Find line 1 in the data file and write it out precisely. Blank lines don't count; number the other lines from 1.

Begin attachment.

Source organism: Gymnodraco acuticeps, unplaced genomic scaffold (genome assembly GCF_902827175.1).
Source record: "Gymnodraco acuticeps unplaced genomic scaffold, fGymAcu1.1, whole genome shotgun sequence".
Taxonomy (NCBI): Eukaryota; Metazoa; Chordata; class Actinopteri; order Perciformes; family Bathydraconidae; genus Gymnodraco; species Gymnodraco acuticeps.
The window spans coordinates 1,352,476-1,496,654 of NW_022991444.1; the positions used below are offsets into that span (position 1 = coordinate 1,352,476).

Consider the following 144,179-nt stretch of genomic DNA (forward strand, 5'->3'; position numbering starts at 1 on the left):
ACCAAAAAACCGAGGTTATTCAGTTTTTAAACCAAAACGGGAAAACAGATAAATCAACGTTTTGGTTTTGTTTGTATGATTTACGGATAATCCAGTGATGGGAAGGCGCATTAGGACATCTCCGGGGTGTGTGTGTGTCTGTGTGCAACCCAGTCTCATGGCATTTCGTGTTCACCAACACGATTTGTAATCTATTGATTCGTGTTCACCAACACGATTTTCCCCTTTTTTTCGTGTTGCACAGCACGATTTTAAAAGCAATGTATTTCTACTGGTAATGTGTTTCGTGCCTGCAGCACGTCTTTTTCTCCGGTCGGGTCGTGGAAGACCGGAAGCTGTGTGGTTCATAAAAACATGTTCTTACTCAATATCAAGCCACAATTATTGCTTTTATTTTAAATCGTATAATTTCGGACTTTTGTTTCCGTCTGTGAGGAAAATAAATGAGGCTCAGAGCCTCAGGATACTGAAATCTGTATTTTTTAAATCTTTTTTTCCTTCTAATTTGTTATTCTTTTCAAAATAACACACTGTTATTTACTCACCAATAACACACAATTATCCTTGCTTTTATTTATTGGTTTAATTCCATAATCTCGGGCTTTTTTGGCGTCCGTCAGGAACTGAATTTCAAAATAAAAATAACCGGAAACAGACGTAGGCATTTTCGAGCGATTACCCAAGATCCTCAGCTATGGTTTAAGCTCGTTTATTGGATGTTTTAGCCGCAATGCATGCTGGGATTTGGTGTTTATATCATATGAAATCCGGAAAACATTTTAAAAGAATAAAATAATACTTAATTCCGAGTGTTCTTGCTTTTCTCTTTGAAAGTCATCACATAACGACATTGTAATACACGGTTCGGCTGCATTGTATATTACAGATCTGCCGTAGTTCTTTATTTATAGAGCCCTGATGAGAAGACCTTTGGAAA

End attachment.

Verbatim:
Source organism: Gymnodraco acuticeps, unplaced genomic scaffold (genome assembly GCF_902827175.1).